You might think it's your colleagues or the pressures of work that's getting you down at the office, but new research suggests it could well be the air you're breathing instead. Scientists in the US have found that the concentration of carbon dioxide inside the confined spaces we use every day could be high enough to damage our health.

Of course, it's well established that high levels of CO2 are dangerous, not just for human beings but for the planet as a whole, but the new research raises questions about carbon dioxide concentrations that were previously considered harmless.

The researchers gathered together 24 volunteers and tested their performance in three different simulated office environments. The key metric here is parts-per-million (ppm) of CO2: 5,000 ppm is currently considered the safe limit for an 8-hour workday, while 90,000 ppm will kill you within f5 minutes.

The team experimented with three different levels over the course of a standard 9-to-5 routine: 550 ppm (similar to outdoor levels), 945 ppm (what you would expect in most offices) and 1,400 ppm (denser but still plausible for many offices).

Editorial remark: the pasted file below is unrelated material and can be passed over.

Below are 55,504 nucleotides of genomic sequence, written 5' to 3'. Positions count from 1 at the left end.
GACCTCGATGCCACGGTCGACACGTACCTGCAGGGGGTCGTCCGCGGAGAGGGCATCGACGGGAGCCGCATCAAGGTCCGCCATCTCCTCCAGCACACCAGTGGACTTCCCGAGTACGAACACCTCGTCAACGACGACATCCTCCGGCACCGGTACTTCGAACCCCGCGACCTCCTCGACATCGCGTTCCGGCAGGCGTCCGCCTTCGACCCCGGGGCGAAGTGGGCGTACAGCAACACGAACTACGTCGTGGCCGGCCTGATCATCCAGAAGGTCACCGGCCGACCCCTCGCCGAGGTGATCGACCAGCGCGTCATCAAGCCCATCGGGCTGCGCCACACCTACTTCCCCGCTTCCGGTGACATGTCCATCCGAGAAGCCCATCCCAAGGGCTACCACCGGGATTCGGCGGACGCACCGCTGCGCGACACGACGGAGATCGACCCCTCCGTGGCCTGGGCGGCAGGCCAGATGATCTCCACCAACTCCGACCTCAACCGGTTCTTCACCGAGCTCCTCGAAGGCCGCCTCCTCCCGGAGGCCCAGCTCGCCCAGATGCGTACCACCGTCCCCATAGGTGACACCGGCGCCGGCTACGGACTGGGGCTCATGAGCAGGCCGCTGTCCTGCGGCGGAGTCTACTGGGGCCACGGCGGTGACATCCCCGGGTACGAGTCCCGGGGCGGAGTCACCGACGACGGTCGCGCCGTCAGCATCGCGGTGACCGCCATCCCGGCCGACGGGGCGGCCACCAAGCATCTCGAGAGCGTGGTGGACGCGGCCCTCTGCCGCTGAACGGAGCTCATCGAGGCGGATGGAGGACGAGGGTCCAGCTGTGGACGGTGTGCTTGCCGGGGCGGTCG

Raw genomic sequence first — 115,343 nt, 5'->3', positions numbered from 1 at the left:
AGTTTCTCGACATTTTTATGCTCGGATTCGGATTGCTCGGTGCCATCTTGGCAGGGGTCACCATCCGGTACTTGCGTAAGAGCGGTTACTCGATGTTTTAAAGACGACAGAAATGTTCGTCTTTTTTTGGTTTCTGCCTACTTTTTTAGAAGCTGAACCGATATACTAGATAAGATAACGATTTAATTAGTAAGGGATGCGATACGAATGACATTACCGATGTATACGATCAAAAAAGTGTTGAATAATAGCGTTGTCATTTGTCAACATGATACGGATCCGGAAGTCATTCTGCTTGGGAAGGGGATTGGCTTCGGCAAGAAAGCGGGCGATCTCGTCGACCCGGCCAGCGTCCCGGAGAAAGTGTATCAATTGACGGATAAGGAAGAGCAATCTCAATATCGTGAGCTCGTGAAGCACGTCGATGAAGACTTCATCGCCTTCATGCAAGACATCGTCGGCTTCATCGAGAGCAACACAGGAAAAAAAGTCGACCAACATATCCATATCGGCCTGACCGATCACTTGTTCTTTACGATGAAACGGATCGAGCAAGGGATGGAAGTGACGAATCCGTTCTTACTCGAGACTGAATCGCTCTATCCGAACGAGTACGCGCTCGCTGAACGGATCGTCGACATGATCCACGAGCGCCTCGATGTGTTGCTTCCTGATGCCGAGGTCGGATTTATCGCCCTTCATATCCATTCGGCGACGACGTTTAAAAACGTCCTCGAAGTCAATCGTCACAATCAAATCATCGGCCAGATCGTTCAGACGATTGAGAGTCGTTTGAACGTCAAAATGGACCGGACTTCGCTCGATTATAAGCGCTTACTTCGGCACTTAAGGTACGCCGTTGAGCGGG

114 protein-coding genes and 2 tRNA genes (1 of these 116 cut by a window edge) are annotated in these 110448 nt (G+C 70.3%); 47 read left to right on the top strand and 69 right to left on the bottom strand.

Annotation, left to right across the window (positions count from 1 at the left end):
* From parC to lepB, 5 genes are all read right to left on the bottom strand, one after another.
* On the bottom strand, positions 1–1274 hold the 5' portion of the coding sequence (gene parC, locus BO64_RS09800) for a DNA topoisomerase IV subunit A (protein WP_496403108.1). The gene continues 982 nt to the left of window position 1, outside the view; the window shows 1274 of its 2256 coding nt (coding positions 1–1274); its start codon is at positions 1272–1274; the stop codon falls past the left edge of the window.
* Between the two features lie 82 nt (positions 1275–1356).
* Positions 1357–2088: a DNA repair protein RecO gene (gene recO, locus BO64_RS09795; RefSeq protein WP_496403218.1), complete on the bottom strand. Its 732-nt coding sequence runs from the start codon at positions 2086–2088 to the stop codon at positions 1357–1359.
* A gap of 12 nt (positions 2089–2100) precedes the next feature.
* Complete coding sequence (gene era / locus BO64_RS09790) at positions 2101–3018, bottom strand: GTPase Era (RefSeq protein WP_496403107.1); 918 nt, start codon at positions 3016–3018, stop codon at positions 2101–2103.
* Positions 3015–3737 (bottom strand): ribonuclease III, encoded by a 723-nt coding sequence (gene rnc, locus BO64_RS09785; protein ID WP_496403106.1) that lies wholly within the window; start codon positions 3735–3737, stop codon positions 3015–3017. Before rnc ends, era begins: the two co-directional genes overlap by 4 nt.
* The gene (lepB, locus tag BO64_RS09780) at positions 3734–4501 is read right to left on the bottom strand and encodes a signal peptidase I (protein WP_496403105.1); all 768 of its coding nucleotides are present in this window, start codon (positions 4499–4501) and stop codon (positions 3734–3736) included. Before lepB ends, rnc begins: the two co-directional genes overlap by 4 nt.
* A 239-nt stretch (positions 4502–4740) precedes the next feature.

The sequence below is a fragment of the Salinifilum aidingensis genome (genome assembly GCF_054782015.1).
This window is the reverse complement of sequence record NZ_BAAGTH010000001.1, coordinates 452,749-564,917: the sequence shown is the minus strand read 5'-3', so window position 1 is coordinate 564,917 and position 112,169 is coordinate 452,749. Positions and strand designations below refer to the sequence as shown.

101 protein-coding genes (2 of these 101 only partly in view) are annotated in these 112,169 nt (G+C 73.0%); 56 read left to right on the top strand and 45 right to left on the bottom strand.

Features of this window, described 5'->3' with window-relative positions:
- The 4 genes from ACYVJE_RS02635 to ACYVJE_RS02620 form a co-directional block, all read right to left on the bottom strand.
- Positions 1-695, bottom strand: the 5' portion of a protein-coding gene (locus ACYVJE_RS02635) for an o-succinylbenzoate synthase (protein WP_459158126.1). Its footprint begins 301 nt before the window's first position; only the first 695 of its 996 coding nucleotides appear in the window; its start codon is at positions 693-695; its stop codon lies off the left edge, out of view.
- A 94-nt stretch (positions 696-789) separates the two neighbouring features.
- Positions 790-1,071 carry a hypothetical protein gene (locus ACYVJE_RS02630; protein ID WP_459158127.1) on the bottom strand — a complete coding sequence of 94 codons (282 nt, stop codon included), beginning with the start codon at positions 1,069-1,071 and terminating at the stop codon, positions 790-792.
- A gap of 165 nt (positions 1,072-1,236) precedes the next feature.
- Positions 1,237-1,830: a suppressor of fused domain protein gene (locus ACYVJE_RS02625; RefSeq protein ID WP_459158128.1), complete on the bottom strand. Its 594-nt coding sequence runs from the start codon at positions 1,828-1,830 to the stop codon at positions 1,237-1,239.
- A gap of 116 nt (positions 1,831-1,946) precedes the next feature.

By giving the participants a cognitive test at the end of the day, they were able to spot a clear trend between CO2 levels and brain function. Those working with 945 ppm of carbon dioxide in the air averaged scores that were 15 percent lower than those in a 550 pm room. The unfortunate workers who had to handle levels of 1,440 ppm, meanwhile, performed 50 percent worse than the 550 ppm group. People's ability to use information, respond to a crisis and strategise were hit particularly hard, the researchers said.

Indoor concentrations are affected by many different factors: not just the ventilation installed inside the building and how many windows are open, but also the number of people in the room - because we breath out carbon dioxide - and even how much CO2 is floating around in the neighbouring streets.

The researchers, from Harvard and Syracuse University, say carbon dioxide should be considered direct pollutant and not just a marker for other pollutants, plus more research is now required to see how even low levels of CO2 can impair brain function.

"These exposures should be investigated in other indoor environments, such as homes, schools and airplanes, where decrements in cognitive function and decision-making could have significant impacts on productivity, learning and safety," concludes the report, published in the journal Environmental Health Perspectives.

In the meantime, you might want to ask your boss if you can open up a window.